Friday, June 06, 2008

“You Must Be Born Again”

This is a video clip of the late Dorothy Love Coates (1928-2002) and her group, The Gospel Harmonettes, singing Coates’ “You Must Be Born Again”. The sound is poor, so I’ve included the words below. Follow along as you listen:

Long ago I didn’t know nothing about Jesus and His love.
I had heard about it, but I had never felt it,
This manna that comes from above.
When this life of sin I could no longer stand,
I asked my mother how could I get to know the Man.
She said, “You must be—don’t you see—you’ve got to be born again.”

You must have that fire and Holy Ghost,
That burning thing that keeps the prayer wheel turning.
That kind of religion you cannot conceal,
That makes you move, makes you shout,
Makes you cry when it’s real.
Keep your hands right in the winding chain
Until your soul’s been anchored in my Jesus’ name.
You’re filled within, free from sin [now]
That you’ve been born again.

One day the fire from heaven on me reigned;
I didn't see nobody, but I felt the change.
Deep down in my soul, I felt a sweet relief;
I had to run, I had to tell it…[?] can’t hold my peace;
I've been washed in the blood of Jesus,
I'll praise His holy name.
Since that day I was converted
I’ll never feel the same,
My life’s been changed, I can't explain,
That you must be born again.
(Words and Music by Dorothy Love Coates)

Understand, this is an experience song. Although Coates was writing about a biblical truth, she wasn’t being biblically and theologically precise in her language. Like many old gospel songs and spirituals, “You Must Be Born Again” expresses how the composer felt. Listening to the words, I believe I understand what she meant. Further, I believe I know how she felt.

Of course, you know this song is based on that passage out of the gospel of John, chapter 3:

1 Now there was a man of the Pharisees named Nicodemus, a ruler of the Jews. 2 This man came to Jesus by night and said to him, “Rabbi, we know that you are a teacher come from God, for no one can do these signs that you do unless God is with him.” 3 Jesus answered him, “Truly, truly, I say to you, unless one is born again he cannot see the kingdom of God.” 4 Nicodemus said to him, “How can a man be born when he is old? Can he enter a second time into his mother’s womb and be born?” 5 Jesus answered, “Truly, truly, I say to you, unless one is born of water and the Spirit, he cannot enter the kingdom of God. 6 That which is born of the flesh is flesh, and that which is born of the Spirit is spirit. 7 Do not marvel that I said to you, ‘You must be born again.’ 8 The wind blows where it wishes, and you hear its sound, but you do not know where it comes from or where it goes. So it is with everyone who is born of the Spirit.”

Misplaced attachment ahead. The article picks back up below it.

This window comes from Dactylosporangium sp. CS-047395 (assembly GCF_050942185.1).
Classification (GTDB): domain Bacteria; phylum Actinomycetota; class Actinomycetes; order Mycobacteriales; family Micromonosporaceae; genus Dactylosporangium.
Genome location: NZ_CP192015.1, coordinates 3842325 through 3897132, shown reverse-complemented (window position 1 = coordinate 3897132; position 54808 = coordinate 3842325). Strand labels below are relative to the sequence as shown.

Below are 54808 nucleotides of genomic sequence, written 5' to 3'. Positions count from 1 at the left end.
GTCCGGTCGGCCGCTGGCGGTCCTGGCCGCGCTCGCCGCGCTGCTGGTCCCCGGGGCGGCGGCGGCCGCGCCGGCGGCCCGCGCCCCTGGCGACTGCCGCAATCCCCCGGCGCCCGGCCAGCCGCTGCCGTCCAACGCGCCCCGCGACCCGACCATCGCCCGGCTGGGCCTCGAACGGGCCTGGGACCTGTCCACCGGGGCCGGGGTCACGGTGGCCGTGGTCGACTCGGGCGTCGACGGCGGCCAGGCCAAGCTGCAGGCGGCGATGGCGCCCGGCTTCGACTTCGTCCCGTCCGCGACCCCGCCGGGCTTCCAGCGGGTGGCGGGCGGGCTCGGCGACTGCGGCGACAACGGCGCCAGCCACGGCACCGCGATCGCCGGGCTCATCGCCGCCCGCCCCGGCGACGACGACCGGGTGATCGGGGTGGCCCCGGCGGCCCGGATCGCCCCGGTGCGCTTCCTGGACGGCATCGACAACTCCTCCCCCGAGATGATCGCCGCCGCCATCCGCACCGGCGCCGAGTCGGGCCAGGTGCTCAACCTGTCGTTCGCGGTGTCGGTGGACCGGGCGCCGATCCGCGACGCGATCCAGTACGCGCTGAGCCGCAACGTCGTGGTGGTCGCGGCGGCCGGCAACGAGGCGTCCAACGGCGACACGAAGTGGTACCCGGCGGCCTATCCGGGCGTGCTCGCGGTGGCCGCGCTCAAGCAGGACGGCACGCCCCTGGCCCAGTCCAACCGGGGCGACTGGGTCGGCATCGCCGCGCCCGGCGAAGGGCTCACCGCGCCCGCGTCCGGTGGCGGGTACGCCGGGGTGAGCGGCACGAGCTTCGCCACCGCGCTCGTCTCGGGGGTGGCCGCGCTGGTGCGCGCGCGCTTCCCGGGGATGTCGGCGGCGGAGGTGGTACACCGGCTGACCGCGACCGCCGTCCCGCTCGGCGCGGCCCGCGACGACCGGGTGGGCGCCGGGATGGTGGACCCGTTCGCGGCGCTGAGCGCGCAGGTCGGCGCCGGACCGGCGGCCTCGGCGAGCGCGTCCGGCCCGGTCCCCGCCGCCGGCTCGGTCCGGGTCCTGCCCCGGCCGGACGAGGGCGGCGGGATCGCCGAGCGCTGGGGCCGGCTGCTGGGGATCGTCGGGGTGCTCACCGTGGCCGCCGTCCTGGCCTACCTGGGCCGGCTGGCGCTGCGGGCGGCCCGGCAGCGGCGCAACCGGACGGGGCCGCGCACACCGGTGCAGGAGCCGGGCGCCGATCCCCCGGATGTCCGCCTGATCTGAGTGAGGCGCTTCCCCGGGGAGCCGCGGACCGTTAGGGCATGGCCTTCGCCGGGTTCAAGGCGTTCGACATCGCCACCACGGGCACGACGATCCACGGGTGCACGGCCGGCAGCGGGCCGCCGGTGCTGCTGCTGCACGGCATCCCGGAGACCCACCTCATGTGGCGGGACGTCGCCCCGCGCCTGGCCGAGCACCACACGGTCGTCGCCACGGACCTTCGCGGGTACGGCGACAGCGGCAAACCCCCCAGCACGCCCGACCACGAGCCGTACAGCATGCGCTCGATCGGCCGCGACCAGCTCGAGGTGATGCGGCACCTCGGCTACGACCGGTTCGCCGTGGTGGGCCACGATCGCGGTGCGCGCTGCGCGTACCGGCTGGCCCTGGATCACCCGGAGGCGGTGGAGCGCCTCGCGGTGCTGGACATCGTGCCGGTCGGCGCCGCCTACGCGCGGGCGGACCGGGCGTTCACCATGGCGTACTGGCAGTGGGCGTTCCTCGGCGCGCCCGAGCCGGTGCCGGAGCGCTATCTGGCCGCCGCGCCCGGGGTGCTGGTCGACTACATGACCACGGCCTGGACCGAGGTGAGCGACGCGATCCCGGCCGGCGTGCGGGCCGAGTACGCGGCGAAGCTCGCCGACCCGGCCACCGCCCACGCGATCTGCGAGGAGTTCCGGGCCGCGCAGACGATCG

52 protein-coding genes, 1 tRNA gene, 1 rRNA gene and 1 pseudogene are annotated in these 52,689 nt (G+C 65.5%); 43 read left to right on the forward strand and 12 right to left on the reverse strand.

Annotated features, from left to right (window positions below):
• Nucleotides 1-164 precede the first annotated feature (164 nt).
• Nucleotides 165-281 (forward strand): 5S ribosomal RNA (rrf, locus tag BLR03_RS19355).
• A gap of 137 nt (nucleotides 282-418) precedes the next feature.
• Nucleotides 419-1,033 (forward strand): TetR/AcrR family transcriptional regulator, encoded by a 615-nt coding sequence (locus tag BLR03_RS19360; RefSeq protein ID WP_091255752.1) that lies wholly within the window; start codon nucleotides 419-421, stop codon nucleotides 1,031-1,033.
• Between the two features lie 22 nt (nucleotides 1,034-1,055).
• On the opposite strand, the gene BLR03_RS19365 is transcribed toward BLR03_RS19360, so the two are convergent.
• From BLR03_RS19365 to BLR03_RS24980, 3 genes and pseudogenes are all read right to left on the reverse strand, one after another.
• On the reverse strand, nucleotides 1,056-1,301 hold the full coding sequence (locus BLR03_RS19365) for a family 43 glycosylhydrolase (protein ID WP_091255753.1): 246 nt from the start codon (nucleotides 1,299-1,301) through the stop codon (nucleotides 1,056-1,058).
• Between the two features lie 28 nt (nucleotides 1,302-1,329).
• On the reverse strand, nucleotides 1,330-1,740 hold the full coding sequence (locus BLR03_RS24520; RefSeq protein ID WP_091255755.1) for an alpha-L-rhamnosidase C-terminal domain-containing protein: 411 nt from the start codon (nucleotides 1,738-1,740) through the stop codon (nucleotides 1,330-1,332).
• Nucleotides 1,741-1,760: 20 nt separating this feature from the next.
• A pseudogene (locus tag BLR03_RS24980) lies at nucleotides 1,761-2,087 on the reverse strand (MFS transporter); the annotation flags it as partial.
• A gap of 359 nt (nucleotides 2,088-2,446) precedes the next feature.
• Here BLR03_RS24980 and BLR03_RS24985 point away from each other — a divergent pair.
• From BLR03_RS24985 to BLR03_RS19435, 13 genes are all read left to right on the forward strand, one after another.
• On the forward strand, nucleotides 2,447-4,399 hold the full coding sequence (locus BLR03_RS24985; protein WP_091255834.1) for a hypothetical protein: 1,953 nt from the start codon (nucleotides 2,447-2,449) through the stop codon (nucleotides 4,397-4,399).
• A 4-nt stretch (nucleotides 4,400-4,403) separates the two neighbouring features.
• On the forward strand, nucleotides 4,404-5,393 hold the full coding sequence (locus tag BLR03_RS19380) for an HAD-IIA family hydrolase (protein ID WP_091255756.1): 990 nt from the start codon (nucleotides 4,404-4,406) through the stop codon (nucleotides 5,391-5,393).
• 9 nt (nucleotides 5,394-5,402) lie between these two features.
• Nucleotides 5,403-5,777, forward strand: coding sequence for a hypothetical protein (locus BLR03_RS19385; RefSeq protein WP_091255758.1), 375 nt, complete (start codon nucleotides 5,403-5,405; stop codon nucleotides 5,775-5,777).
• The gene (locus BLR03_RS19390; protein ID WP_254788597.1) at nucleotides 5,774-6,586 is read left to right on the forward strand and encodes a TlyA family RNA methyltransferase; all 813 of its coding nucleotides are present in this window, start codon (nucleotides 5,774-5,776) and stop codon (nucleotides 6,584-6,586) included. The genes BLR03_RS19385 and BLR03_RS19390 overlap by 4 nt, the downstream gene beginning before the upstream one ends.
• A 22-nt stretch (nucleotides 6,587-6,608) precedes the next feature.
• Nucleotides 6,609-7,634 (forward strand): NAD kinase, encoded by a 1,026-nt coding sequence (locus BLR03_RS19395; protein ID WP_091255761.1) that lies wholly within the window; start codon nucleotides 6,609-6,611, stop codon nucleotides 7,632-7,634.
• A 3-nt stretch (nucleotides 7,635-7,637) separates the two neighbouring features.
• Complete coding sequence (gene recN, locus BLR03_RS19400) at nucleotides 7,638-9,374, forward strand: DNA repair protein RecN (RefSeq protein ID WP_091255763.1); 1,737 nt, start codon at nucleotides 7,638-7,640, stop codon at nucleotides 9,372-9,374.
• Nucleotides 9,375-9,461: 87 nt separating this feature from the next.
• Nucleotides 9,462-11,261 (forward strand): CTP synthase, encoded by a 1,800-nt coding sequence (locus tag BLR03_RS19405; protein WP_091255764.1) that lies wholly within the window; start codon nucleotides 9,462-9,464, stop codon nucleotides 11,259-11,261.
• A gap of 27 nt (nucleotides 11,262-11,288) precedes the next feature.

Here’s the important question: Have you been born again? Have you experienced what Dorothy Love Coates and the Gospel Harmonettes sung about so many decades ago? What was true for Nicodemus is true for you and me:
“You must be—don’t you see—you’ve got to be born again.”


Gary said...

Five questions that Baptists and Evangelicals should ask themselves

1. Does the Bible state that a sinner is capable of choosing righteousness/choosing God?

The Bible states that the sinner must believe and repent, but are these actions initiated and performed by man of his own intellectual abilities, or are faith, belief, and repentance a part of the entire "package" of salvation? Are faith, belief, and repentance part of the "free gift"? Does God give you faith, belief and repentance at the moment he "quickens" you, or does he require you to make a decision that you want them first, and only then does he give them to you?

2. Is there any passage of Scripture that describes salvation in the Baptist/evangelical terms of: "Accept Christ into your heart", "Make a decision for Christ", "Pray to God and ask him to forgive you of your sins, come into your heart, and be your Lord and Savior (the Sinner's Prayer)". Is it possible that being "born again" is something that God does at a time of his choosing, and not something that man decides to do at a time of his choosing? Is man an active participant in his salvation in that he cooperates with God in a decision to believe, or is man a passive participant in his salvation; God does ALL the work?

3. Is the Bible a static collection of words or do the Words of God have real power, real supernatural power? How does the Bible describe the Word? Is it the meaning of the Word that has power or do the words themselves have supernatural power to "quicken" the souls of sinners, creating faith, belief and repentance?

4. Does preaching the Word save everyone who hears it or only the "predestined", the "elect", the "called", the "appointed" will believe when they hear the Word?

5. WHEN does the Bible, if read in its simple, plain, literal rendering, say that sins are forgiven and washed away?

Luther, Baptists, and Evangelicals

wwdunc said...

And, at the end of the day, you still "must be born again."